Murkowski-Backed Measures Combating Sexual Assault Included in Defense Bill

Legislation Would Mean Military Lawyers Appointed to Victims in All Branches

WASHINGTON, DC — Senator Lisa Murkowski today expressed appreciation that language and provisions from a bill she co-sponsored to prevent military sexual assaults and protect victims has been included in the National Defense Authorization Act (NDAA) considered in the Senate Armed Services Committee this week.

Key provisions from within bipartisan legislation cosponsored by Senator Murkowski – the Combating Military Sexual Assault Act introduced by Senators Patty Murray (D-WA) and Kelly Ayotte (R-NH) – was included in the Senate’s Defense bill to provide victims of sexual assault in all military branches access to a Special Victims’ Counsel (SVC), a trained military lawyer to assist the victim throughout the legal process.

“This Congress I’ve supported five different legislative fixes to address the complex issues of sexual assault and trauma in our military from multiple angles, including a measure to extend the good practices used by the U.S. Army across all military branches,” said Senator Murkowski. “I believe the provisions included in this year’s NDAA are an important first step in a long process of bringing an end to this problem and I thank the members of the Armed Services Committee for including them – though I must be honest in saying I wish they had added more protective measures to the bill. I will continue to be fully involved as Congress and our military leaders work to correct these problems.”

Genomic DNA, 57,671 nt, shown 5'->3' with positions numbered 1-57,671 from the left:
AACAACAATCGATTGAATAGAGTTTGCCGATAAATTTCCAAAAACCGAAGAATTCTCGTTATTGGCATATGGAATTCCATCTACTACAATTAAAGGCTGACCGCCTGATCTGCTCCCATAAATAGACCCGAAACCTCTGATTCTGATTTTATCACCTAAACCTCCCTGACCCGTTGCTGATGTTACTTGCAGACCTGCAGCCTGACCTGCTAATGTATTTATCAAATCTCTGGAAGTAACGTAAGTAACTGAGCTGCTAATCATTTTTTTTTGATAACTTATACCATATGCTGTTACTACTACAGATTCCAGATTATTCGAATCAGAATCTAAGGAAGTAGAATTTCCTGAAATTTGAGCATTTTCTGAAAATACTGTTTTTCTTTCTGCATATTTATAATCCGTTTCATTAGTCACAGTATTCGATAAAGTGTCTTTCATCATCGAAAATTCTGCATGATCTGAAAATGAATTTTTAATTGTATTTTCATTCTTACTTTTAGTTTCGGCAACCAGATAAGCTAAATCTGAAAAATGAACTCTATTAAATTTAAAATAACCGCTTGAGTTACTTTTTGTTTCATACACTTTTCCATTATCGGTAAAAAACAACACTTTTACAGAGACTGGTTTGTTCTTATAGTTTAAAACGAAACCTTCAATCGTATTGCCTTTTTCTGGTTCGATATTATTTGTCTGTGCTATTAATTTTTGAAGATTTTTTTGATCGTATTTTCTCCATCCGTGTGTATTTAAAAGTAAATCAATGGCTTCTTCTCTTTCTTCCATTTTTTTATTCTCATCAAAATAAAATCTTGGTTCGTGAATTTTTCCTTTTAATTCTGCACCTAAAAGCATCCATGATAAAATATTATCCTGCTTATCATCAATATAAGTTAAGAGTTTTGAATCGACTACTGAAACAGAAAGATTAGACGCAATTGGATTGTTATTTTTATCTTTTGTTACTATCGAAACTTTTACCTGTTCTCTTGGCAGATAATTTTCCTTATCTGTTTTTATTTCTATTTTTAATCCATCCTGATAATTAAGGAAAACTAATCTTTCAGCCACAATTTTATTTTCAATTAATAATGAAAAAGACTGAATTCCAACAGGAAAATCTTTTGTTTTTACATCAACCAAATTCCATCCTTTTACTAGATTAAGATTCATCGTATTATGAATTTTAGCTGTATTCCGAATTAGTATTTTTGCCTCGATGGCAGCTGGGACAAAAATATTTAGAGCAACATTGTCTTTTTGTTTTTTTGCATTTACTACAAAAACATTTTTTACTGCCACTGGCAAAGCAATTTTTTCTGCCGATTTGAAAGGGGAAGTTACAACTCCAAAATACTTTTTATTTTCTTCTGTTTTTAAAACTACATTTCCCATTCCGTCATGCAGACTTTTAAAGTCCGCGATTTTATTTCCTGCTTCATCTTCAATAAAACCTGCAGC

The Combating Military Sexual Assault (MSA) Act of 2013 legislation would:

  • Provide victims of sexual assault with Special Victims’ Counsel (SVC) – a military lawyer who will assist sexual assault victims throughout the process. 
  • Enhance the responsibilities and authority of DoD’s Sexual Assault Prevention and Response (SAPR) Office so that it can better oversee efforts to combat MSA across the Armed Forces and regularly track and report on a range of MSA statistics, including assault rate, number of cases brought to trial, and compliance with appropriate laws and regulations within each of the individual services.
  • Refer cases to the general court martial level when sexual assault charges are filed or to the next superior competent authority when there is a conflict of interest in the immediate chain of command.
  • Bar sexual contact between instructors and trainees during and within 30 days of completion of basic training or its equivalent.